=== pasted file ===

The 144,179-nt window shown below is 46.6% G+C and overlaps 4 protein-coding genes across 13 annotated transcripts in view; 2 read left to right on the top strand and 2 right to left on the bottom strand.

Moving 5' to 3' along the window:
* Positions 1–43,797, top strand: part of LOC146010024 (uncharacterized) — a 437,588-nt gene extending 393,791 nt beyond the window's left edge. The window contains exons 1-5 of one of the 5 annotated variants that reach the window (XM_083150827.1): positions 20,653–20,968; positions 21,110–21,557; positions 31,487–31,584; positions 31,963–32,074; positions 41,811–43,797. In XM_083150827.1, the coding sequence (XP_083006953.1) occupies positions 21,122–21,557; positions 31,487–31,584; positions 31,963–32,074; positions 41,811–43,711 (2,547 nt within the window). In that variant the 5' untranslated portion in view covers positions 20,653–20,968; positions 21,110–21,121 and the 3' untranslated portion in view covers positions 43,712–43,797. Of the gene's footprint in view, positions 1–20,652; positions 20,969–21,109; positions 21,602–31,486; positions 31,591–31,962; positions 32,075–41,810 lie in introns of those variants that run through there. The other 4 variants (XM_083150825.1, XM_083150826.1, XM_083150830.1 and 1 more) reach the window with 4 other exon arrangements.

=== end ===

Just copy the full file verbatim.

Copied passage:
The 144,179-nt window shown below is 46.6% G+C and overlaps 4 protein-coding genes across 13 annotated transcripts in view; 2 read left to right on the top strand and 2 right to left on the bottom strand.

Moving 5' to 3' along the window:
* Positions 1–43,797, top strand: part of LOC146010024 (uncharacterized) — a 437,588-nt gene extending 393,791 nt beyond the window's left edge. The window contains exons 1-5 of one of the 5 annotated variants that reach the window (XM_083150827.1): positions 20,653–20,968; positions 21,110–21,557; positions 31,487–31,584; positions 31,963–32,074; positions 41,811–43,797. In XM_083150827.1, the coding sequence (XP_083006953.1) occupies positions 21,122–21,557; positions 31,487–31,584; positions 31,963–32,074; positions 41,811–43,711 (2,547 nt within the window). In that variant the 5' untranslated portion in view covers positions 20,653–20,968; positions 21,110–21,121 and the 3' untranslated portion in view covers positions 43,712–43,797. Of the gene's footprint in view, positions 1–20,652; positions 20,969–21,109; positions 21,602–31,486; positions 31,591–31,962; positions 32,075–41,810 lie in introns of those variants that run through there. The other 4 variants (XM_083150825.1, XM_083150826.1, XM_083150830.1 and 1 more) reach the window with 4 other exon arrangements.